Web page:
Spring 2012
Faculty Focus

synapse: University of Nevada, Reno School of Medicine

Eric Farbman, M.D.

Eric Farbman, M.D., specializes in movement disorders, including Parkinson's disease, Huntington's disease and tremors. Photo by Edgar Antonio Núñez

A passion for neurology

By Matt Lush

Following a desire for a professional transformation, Eric Farbman, M.D., moved to southern Nevada in 2007 and joined the University of Nevada School of Medicine the next year.

"I moved to a private practice in Henderson and was then asked to help revamp the neurology program at the School of Medicine," he said.

As a movement disorders internist, Farbman, who completed medical school at the University of Medicine and Dentistry of New Jersey followed by a neurology residency and a movement disorders fellowship at the University of Pittsburgh, knows firsthand the complexities of working with difficult medical conditions such as Parkinson's disease, Tourette's syndrome and Huntington's disease.

"Movement disorders in general are my biggest venture-they're my main interest within neurology. They are essentially any involuntary movements, like tremors-any movement other than seizures," he said.

Farbman's interest in neurology started in medical school.

"I was always a science person. I knew I was on the medical half of the world as opposed to surgery. I just seemed to like neurology cases and neuropathology and I found it interesting," he said.

Farbman, who has practiced neurology since 2006, says it is a specialty where diseases are not easily distinguishable.

"Movement disorders are a very critical thing. People can have different types of shaking, and it is essential to know how to differentiate between the many types of diseases and how to treat them. Movement disorders are much more of a clinical specialty, based on the patient's physical exams," he said.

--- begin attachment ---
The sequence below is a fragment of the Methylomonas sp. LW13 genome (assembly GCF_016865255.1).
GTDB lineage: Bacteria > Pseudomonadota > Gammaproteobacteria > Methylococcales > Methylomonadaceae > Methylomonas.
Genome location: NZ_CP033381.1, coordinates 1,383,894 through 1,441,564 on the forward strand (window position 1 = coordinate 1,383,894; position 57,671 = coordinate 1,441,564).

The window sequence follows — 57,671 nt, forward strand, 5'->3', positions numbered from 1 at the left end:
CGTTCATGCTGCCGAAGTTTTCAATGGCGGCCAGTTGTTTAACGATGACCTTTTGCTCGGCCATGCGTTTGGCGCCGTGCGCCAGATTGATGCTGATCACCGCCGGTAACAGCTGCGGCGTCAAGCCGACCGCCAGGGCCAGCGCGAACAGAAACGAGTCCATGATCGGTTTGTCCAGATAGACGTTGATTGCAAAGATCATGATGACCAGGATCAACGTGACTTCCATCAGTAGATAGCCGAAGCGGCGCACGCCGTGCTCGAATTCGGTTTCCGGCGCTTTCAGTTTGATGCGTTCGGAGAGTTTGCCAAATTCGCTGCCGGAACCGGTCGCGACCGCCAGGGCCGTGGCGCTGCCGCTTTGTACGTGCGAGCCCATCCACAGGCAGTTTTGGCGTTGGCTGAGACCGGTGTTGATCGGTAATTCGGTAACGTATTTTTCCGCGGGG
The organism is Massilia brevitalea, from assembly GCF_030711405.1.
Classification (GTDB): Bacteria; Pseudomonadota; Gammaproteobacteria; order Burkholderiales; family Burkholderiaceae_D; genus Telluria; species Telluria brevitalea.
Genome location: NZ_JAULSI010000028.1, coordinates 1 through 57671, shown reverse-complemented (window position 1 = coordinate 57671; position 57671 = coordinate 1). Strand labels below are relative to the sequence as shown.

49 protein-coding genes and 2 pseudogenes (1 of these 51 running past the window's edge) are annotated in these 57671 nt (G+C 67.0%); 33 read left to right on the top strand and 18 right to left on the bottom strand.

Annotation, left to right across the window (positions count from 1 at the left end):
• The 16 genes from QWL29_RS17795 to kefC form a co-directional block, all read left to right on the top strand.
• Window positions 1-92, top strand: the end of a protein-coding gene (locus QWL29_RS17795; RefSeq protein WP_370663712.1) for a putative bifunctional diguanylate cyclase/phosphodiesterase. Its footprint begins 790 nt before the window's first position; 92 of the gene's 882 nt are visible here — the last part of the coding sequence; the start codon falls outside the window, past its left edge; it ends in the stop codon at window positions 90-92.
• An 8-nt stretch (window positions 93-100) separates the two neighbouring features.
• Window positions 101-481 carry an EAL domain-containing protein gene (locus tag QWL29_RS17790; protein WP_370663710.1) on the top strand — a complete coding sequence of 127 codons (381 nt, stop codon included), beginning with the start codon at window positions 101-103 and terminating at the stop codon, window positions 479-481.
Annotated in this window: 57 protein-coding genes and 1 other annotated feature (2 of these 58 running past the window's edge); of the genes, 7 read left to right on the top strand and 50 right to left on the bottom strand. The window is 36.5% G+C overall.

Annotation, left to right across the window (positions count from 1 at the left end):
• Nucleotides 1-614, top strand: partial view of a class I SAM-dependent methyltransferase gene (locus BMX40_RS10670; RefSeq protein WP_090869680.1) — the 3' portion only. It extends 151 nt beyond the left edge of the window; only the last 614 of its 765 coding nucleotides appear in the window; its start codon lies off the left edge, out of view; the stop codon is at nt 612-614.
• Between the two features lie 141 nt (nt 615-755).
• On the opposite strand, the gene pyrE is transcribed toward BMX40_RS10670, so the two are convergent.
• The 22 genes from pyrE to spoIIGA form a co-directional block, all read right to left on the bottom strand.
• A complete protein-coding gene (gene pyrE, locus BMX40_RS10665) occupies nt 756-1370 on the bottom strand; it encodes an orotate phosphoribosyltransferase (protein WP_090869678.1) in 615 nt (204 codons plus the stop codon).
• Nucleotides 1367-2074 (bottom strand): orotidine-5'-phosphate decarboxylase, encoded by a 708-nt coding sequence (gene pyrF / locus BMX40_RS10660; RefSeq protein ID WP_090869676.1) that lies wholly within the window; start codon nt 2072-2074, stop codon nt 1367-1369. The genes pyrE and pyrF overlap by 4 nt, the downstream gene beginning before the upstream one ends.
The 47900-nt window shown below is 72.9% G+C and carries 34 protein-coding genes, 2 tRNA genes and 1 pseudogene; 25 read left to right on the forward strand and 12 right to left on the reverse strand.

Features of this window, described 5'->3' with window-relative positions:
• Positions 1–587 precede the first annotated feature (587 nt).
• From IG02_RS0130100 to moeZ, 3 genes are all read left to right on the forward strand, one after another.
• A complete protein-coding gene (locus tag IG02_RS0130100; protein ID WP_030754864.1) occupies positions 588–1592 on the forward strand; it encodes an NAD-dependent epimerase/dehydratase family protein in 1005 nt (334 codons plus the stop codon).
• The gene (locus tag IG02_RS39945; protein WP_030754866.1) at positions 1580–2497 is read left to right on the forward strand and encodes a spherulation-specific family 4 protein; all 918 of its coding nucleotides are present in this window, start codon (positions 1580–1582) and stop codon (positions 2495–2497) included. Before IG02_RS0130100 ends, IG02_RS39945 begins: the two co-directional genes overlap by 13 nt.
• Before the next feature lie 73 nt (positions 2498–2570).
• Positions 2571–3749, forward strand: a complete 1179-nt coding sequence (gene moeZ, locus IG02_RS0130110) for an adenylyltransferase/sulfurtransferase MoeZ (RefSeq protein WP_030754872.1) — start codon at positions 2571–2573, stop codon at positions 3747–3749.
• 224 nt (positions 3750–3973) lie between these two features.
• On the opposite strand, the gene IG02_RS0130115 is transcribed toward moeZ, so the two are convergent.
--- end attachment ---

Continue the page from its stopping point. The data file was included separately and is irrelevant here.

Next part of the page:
Farbman is passionately involved in clinical research, and is looking for new ways to practice medicine efficiently.

"We currently have three active Parkinson's disease trials, and these focus on new medications or new formulations of old medicines. I am also a member of the Parkinson's study group and the Huntington's study group-those are quasi-academic organizations that form a consortium to conduct trials in a more academic way."

Having a faculty member as a part of these study groups allows the University of Nevada School of Medicine to be a site for patient trials that are ongoing under Farbman's direction.

In addition to seeing patients, Farbman works closely with medical students interested in neurology.

"I am very proud of them. I work so closely with students, and I am particularly happy about that," he said, adding that he develops unique relationships with each of them.

"Mostly, the students shadow me and see patients with me. Sometimes in between patients or over the lunch hour, I will give more of a formal lecture. The most exciting thing is seeing students getting excited about neurology."

When asked about the future of neurology at the University of Nevada School of Medicine, Farbman was positive.

"One of my dreams would be to have a comprehensive movement disorders center," he said.

"Now that we have some of the research in place here at the medical school, we can try to work toward that goal."